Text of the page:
Amyloid peptide is thought to play a critical role in neuronal death in Alzheimer's disease (AD), most likely through oxidative stress. Free radical-related injury leads to DNA breaks, which subsequently activates the repair enzyme poly(ADP-ribose) polymerase-1 (PARP-1). In this study, the relationship between genetic variants situated at the PARP-1 gene and AD development was investigated. We performed a case and control study from a Taiwanese population enrolled 120 AD patients and 111 healthy controls by using a polymerase chain reaction restriction fragment length polymorphism approach for two PARP-1 exonic polymorphisms, 414C/T (rs1805404) and 2456T/C (rs1136410), corresponding to protein residues at positions 81Asp/Asp and 762Val/Ala. There were no significant differences in allele or genotype frequencies for either PARP-1 gene variant between the case and control groups; however, upon analysis of the haplotype distribution, four haplotypes (Hts) were identified. We found that the distributions of Ht3-TT and Ht4-CC were significantly associated with an increased risk of AD (P<0.0001), whereas the Ht1-TC haplotype showed a protective effect for cases compared with the control group (P<0.05). These results reveal that the PARP-1 gene is highly associated with AD susceptibility and might contribute to a critical mechanism that mediates cell survival or death as a response to cytotoxic stress.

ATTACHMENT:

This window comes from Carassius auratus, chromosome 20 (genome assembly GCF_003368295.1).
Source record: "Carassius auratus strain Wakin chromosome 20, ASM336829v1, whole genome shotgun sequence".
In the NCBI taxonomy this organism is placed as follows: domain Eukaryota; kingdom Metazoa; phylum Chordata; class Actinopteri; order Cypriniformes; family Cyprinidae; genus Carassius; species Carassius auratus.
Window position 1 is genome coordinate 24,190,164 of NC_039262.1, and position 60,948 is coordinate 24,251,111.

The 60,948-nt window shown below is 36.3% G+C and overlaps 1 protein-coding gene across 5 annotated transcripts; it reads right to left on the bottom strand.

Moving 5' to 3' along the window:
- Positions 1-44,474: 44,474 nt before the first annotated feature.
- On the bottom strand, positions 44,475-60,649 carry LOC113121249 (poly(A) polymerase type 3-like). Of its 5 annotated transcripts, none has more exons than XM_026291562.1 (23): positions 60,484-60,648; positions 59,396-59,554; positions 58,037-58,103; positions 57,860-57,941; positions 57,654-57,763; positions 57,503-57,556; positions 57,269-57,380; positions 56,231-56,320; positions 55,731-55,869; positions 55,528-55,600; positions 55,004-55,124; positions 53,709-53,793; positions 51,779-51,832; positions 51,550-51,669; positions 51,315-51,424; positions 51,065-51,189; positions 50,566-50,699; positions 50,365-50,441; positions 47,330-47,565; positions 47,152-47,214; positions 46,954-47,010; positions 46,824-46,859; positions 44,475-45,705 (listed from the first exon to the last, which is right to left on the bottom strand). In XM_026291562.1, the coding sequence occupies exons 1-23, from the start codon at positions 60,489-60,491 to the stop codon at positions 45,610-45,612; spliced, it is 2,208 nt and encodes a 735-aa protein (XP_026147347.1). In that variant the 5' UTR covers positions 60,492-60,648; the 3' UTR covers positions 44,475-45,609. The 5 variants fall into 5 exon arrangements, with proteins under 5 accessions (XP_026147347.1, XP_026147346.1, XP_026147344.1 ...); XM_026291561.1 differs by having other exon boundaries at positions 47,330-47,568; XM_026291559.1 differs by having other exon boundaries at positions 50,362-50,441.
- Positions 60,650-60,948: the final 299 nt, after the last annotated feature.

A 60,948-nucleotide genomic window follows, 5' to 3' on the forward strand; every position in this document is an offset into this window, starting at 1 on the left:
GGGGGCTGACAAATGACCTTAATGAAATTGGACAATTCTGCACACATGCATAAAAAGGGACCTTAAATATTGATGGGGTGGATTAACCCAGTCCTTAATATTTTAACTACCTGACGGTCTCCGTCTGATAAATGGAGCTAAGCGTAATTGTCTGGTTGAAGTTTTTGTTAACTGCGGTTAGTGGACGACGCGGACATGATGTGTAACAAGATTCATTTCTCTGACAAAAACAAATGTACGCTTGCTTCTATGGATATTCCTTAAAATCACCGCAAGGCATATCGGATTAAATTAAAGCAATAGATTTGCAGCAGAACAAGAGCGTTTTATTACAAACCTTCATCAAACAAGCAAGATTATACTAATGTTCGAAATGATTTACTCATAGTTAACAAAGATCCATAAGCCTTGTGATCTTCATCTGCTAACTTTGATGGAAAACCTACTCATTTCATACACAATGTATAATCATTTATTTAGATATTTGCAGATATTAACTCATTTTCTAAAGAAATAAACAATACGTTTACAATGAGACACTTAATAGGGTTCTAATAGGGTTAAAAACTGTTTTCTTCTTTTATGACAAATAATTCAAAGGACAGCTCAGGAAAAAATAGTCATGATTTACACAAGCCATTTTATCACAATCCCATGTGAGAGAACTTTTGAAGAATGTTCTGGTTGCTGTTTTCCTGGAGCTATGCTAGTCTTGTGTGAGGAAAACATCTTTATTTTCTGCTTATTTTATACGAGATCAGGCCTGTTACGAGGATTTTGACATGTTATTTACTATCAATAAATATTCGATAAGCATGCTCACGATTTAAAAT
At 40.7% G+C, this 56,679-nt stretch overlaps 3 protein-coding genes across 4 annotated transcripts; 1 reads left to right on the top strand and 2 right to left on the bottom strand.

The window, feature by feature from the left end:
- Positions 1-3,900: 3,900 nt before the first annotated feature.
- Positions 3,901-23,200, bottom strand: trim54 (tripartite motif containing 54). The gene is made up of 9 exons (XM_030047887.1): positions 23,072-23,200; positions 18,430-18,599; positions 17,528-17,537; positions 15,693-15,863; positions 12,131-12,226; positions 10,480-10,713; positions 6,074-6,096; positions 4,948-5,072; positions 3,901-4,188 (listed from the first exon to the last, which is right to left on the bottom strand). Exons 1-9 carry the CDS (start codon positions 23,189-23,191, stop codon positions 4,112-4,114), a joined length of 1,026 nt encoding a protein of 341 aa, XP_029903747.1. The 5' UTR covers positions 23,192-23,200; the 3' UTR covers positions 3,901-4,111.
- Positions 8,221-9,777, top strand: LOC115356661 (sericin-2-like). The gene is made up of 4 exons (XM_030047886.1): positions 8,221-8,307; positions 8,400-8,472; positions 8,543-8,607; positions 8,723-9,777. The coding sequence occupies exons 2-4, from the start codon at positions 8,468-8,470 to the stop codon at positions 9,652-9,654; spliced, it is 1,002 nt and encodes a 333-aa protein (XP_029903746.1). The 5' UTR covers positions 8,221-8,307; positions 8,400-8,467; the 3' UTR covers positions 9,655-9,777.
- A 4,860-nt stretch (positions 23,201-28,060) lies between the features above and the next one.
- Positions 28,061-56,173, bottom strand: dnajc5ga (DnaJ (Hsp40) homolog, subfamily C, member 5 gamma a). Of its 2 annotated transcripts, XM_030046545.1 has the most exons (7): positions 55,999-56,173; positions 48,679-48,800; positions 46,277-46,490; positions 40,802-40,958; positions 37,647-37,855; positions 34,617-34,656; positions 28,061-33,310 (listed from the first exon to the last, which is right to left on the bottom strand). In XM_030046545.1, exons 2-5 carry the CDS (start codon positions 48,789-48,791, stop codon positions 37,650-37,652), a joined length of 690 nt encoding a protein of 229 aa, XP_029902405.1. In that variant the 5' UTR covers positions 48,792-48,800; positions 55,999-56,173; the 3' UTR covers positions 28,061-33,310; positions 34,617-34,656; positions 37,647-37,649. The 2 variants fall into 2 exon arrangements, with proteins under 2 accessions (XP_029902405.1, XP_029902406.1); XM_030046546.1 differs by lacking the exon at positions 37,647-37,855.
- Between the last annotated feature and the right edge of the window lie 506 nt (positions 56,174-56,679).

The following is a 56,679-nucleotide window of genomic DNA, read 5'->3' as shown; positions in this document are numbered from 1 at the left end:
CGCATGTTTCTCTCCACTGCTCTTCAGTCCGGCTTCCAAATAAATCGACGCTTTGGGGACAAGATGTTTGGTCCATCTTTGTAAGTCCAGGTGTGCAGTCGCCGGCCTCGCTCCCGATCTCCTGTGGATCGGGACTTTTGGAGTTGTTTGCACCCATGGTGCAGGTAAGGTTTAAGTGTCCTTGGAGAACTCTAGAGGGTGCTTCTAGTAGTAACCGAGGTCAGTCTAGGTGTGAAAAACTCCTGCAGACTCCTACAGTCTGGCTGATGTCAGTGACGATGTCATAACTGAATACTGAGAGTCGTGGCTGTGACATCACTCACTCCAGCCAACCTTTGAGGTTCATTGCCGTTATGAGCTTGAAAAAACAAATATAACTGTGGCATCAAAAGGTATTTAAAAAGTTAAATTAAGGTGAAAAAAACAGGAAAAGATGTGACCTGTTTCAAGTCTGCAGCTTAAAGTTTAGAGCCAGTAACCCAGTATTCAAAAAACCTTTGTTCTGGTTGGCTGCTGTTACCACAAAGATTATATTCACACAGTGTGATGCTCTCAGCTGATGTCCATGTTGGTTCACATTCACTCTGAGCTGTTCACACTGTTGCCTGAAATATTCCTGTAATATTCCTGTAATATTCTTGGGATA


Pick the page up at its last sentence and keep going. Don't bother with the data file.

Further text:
(c) 2010 Wiley-Liss, Inc.